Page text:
In December 1969 an "autonomous state" of Meghalaya, comprising the Khasi and Jaintia Hills and the Garo Hills districts of Assam, came into being. The Mikir Hills district was given a choice between joining Meghalaya or staying on with the state of Assam; the District Council voted not to join Meghalaya. The new autonomous state, which shared jurisdiction over some areas and a common capital with the state of Assam, was a short-lived experiment. In 1970 the two Union territories of Manipur and Tripura were declared full fledged states. It was only a matter of time before Meghalaya's desire to become a full-fledged state would be conceded, and the state of Meghalaya was inaugurated in January 1972. In February 1987 the Union Territories of Mizoram and Arunachal Pradesh became India's 23rd and 24th states.
The Benefits of Statehood
What benefits do the indigenous minorities of northeast India gain from statehood? These mini-states allow the elected representatives of indigenous peoples to gain power at the state level and to determine policy on areas that the under the constitutional jurisdiction of the states. This is a significant step. Whether these elected representatives formulate policy that is good for their electors, however, is not an easy question to answer, and is, incidentally, a question that plagues all democracies.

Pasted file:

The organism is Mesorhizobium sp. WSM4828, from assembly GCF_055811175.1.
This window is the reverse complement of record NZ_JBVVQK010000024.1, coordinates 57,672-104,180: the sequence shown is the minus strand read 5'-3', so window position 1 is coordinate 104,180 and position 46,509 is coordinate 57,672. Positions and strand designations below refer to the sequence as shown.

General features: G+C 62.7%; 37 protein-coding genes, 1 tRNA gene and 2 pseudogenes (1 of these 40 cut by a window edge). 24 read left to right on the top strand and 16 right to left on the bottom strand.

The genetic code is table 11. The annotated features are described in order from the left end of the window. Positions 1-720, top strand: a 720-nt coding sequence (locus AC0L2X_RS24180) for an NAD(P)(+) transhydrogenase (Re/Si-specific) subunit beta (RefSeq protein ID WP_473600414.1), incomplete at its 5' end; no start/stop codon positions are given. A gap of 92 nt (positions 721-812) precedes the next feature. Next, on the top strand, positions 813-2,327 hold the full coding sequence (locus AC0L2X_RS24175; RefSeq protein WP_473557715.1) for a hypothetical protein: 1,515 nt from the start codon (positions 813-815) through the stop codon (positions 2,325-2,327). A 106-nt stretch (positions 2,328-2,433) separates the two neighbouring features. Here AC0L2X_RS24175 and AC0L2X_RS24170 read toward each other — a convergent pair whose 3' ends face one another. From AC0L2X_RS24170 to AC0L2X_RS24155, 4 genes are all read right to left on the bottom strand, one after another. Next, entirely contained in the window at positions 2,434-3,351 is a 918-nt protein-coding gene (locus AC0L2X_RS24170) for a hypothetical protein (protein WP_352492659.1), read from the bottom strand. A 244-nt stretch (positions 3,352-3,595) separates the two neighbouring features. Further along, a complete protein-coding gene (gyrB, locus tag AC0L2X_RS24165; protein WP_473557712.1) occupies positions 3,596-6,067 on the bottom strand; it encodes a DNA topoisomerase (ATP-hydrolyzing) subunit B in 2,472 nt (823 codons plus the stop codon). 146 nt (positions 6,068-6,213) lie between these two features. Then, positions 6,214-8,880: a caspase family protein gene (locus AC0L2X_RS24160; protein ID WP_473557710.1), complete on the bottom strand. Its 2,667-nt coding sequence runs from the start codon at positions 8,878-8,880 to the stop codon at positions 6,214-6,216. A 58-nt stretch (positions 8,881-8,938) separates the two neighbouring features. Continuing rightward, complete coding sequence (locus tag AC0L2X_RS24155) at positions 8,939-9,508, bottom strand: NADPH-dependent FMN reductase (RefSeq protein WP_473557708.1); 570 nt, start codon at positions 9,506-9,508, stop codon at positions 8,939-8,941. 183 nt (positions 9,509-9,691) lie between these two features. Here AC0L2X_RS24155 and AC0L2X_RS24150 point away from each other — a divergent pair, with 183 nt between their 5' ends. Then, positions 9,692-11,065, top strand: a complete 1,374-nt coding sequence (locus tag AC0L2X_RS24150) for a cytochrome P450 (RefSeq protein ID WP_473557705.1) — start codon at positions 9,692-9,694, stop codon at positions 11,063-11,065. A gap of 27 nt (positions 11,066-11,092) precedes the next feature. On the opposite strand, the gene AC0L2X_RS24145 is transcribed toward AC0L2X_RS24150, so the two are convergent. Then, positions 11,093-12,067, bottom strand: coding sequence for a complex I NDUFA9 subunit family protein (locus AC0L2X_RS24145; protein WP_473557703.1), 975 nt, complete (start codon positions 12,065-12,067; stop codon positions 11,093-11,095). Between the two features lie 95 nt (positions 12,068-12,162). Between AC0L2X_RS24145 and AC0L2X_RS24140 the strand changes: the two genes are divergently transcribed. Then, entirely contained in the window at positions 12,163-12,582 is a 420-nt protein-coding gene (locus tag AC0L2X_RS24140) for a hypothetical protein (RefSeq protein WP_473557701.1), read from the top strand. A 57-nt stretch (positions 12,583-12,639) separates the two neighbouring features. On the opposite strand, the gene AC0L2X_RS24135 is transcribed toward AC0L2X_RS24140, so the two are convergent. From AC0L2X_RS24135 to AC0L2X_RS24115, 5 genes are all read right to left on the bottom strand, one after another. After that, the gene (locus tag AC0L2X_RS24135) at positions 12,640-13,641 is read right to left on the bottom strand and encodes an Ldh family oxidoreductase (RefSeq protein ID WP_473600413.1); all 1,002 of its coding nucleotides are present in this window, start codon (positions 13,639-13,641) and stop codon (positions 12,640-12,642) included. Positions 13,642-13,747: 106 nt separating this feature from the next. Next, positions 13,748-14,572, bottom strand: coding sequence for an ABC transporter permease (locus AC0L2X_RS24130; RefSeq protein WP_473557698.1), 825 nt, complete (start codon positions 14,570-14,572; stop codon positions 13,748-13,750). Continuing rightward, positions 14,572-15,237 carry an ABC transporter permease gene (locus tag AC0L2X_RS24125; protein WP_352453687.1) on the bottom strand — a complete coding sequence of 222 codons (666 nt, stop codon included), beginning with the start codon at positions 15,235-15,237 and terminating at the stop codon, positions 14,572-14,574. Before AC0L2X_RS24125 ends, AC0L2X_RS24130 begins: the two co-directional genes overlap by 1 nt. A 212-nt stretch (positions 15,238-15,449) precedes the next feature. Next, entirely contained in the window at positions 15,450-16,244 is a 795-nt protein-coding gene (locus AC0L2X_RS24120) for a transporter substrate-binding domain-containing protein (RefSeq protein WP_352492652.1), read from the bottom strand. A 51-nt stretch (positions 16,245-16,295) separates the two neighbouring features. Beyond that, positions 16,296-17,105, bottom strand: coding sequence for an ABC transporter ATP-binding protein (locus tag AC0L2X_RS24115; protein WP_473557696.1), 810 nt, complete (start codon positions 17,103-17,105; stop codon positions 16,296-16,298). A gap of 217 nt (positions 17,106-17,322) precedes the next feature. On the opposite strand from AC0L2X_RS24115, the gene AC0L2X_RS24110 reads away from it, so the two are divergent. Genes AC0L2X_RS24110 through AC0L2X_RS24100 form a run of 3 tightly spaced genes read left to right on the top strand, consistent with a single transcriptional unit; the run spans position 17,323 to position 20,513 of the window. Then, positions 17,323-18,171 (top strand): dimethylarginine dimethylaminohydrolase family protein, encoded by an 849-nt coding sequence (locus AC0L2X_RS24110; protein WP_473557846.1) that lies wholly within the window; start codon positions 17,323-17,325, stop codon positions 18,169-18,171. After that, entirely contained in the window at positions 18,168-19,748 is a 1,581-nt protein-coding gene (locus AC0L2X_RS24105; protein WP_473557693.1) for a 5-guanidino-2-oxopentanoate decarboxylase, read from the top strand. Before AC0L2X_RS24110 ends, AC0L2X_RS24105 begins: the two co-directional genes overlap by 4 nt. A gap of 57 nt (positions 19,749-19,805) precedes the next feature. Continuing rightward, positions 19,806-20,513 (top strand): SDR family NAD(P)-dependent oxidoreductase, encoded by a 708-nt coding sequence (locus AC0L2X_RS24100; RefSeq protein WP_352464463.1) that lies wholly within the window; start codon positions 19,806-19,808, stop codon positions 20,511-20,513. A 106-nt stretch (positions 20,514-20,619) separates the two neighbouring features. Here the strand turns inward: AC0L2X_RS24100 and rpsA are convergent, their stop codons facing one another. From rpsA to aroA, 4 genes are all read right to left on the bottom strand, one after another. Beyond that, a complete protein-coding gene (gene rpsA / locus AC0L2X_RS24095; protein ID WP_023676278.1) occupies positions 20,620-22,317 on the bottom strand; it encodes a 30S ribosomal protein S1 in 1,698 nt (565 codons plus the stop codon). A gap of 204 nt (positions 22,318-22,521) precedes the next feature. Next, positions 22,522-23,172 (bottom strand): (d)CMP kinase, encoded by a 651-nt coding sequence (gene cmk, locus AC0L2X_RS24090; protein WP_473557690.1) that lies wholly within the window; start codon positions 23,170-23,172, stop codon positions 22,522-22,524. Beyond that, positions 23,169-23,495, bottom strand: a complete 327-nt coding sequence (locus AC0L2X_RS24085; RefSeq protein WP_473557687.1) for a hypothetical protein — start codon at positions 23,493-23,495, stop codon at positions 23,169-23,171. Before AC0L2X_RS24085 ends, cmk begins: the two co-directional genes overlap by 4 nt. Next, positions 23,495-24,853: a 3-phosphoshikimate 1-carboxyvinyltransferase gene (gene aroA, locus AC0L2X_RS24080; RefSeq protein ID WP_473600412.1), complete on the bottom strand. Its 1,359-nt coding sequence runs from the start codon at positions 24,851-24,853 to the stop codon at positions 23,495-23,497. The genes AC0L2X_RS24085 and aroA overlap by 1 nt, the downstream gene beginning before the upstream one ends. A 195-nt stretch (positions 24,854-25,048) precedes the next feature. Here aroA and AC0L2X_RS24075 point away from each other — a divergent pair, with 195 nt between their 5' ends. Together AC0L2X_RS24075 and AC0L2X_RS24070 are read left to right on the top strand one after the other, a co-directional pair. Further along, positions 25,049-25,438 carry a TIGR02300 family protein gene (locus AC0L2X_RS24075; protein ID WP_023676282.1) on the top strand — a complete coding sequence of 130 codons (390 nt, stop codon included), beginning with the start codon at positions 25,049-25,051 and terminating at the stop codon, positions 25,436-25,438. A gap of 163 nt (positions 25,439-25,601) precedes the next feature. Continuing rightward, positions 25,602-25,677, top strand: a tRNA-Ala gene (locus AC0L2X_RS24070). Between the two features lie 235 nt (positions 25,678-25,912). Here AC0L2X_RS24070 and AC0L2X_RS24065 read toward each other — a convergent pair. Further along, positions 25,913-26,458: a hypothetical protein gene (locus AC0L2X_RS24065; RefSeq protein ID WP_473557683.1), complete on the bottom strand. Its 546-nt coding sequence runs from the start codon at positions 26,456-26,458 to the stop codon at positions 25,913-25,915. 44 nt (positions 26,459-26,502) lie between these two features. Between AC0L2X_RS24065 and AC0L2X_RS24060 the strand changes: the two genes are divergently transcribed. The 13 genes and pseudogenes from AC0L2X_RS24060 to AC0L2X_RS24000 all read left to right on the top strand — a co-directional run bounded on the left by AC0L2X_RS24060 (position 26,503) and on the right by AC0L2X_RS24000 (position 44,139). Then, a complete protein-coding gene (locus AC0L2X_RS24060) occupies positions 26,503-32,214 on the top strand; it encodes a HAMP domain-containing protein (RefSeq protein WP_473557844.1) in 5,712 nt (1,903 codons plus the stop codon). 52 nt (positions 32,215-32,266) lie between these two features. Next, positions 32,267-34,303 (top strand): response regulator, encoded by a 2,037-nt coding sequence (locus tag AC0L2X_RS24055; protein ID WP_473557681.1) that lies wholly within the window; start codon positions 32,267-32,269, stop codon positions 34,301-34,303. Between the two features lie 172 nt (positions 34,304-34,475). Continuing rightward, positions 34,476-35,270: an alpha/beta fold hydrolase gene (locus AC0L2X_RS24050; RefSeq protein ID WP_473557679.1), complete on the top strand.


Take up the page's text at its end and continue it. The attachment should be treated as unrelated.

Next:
The significance of having indigenous elites in power cannot be exaggerated. For instance the control of state legislatures by representatives of indigenous peoples has meant that on substantive issue, such as the Inner Line policy, the indigenous perspective is reflected in the law of the land. Writing on the Apa Tanis of Arunachal Pradesh, the anthropologist Fürer-Haimendorf notes:
Apa Tanis of the present generation, both traditionalist and modern, fully support this (the Inner-Line) policy, and there are no indications that they would welcome the lifting of the protective barrier which interferes in no way with the movements of Apa Tanis and other tribesmen but keeps out potential exploiters. It is difficult to imagine that in the foreseeable future [the] Legislative Assembly of Arunachal Pradesh, composed overwhelmingly by [sic] tribal representatives, would agree to open the territory to uncontrolled influx of population from the plains. It may thus be safe in predicting that for a long time to come the Apa Tani Valley will remain a heaven for a self-contained society unsurpassed in its skill to utilize the natural resources of its environment and to invest life with a joie de vivre such as few Indian societies can rival.